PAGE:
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Bogoslovija (Serbian Cyrillic: Богословија) is an urban neighborhood of Belgrade, the capital of Serbia. It is mostly located in Belgrade's municipality of Palilula, with some parts belonging to the municipality of Zvezdara.


Bogoslovija covers an area around the School of Theology and the roundabout where the streets of Dragoslava Srejovića, Mije Kovačevića and Severni Bulevar cross paths. It borders the neighborhoods of Karaburma to the east, Palilula to the south and Ada Huja and Viline Vode to the north.

Historical population
Year Pop. ±%
1981 9,869 —    
1991 10,671 +8.1%
2002 9,426 −11.7%
2011 7,555 −19.8%
Source: [1][2][3][4]


Palilula's section of Bogoslovija is mostly organized as the local community of "Nadežda Petrović" (previously named "29th November"), which had a population of 7,555 in 2011. It also partially belongs to the local community of Hadžipopovac, while the Zvezdara section is part of the local community "Severni Bulevar", which comprises much wider area.


Despite several residential buildings, Bogoslovija is mostly administrative and communal center. The Belgrade Fire Brigade is located here, so as the facilities of the "City sanitation" service, Hall Aleksandar Nikolić (formerly Pionir Hall), Palilula Police Station (nicknamed WHite House due to its color), military hospital (VMC) and the Omladinski Stadion, a stadium of the OFK Beograd soccer team. Central place however belongs to the Seminary of the Serbian Orthodox Church with adjoining campus, which was built in 1957-58 and gave its name to the entire neighborhood (Serbian bogoslovija, seminary).

The main characteristic is extensive traffic, as it is the crossroad of many streets going in all directions of Belgrade (Karaburma, Zvezdara, Mirijevo, Krnjača, Pančevo, Vukov Spomenik, Square of the Republic, etc. As a result of this, the area of Bogoslovija is one of the most polluted ones in Belgrade (ecological black spot).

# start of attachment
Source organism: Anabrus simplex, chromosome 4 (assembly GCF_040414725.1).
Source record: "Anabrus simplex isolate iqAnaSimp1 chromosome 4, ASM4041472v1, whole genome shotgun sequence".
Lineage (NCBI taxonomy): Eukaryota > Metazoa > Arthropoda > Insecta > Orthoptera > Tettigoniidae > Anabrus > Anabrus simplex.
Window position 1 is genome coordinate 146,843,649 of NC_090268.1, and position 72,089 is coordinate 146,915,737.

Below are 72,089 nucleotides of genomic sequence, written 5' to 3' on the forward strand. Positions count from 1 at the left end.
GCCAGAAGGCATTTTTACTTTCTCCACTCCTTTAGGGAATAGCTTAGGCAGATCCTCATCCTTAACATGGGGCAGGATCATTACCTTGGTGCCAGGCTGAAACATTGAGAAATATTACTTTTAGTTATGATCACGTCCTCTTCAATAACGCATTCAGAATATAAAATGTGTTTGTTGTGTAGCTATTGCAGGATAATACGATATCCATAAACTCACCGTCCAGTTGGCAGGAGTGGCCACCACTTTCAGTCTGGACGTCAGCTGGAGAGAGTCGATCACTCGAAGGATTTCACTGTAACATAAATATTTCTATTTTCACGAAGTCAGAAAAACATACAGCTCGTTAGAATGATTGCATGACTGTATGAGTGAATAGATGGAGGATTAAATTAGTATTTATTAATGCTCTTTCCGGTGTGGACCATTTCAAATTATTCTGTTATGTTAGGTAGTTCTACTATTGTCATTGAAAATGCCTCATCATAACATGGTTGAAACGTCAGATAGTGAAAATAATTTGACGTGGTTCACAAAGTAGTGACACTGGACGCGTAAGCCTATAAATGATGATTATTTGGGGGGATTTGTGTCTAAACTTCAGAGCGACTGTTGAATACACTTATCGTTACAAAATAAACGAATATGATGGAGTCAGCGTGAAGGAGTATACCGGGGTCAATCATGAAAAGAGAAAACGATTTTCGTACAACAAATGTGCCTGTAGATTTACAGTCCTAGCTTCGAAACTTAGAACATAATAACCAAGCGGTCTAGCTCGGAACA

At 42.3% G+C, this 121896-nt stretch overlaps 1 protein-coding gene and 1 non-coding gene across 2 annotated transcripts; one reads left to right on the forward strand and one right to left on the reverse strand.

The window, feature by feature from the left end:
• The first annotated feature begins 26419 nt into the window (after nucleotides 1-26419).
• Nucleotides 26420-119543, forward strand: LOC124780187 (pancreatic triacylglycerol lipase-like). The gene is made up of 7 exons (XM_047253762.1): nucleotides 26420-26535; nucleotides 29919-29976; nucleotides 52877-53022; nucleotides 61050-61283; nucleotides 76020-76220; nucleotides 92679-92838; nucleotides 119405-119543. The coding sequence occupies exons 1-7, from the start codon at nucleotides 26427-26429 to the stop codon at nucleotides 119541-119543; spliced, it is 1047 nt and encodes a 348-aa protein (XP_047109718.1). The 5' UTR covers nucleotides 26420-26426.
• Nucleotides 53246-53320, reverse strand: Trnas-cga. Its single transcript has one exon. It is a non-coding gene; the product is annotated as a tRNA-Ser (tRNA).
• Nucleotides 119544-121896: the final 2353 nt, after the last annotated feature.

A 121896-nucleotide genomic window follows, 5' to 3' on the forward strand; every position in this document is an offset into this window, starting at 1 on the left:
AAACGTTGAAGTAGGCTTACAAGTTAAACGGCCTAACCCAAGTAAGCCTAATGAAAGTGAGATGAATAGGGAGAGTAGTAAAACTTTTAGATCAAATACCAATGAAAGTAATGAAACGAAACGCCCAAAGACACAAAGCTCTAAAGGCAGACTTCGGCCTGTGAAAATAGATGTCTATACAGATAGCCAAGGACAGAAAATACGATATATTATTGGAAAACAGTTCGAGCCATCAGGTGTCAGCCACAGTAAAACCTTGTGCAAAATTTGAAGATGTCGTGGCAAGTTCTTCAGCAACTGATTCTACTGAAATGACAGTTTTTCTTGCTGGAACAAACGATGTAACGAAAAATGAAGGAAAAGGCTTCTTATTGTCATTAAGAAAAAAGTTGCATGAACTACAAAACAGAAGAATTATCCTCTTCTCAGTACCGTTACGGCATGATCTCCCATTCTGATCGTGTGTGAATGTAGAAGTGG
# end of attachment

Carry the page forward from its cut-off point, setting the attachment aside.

In the yard of the "City sanitation" there is a pedunculate oak, planted in 1916. The tree has a normal, regular shape of both the trunk and the crown and presents an excellent genetic potential od that oak species, which is by the city's environment agency considered to be "the most valuable deciduous tree" in Serbia. In order to preserve its biological values, it was declared a natural monument by the city on 21 September 2014. The area under its crown is arranged as the resting area for the employees, with the benches. After an internal referendum in the company, it was named "Čistoćko". The tree has a "twin brother", which is even taller, but it is damaged by the snow and strong winds so it can't be protected.[5]


  1. ^ Osnovni skupovi stanovništva u zemlji – SFRJ, SR i SAP, opštine i mesne zajednice 31.03.1981, tabela 191. Savezni zavod za statistiku (txt file). 1983. 
  2. ^ Stanovništvo prema migracionim obeležjima – SFRJ, SR i SAP, opštine i mesne zajednice 31.03.1991, tabela 018. Savezni zavod za statistiku (txt file). 1983. 
  3. ^ Popis stanovništva po mesnim zajednicama, Saopštenje 40/2002, page 4. Zavod za informatiku i statistiku grada Beograda. 26 July 2002. 
  4. ^ Stanovništvo po opštinama i mesnim zajednicama, Popis 2011. Grad Beograd – Sektor statistike (xls file). 23 April 2015. 
  5. ^ Branka Vasiljević (22 September 2014), "Hrasdt i loza nova zaštićena prirodna dobra", Politika (in Serbian) 


External links[edit]


Coordinates: 44°48′55″N 20°29′30″E / 44.81528°N 20.49167°E / 44.81528; 20.49167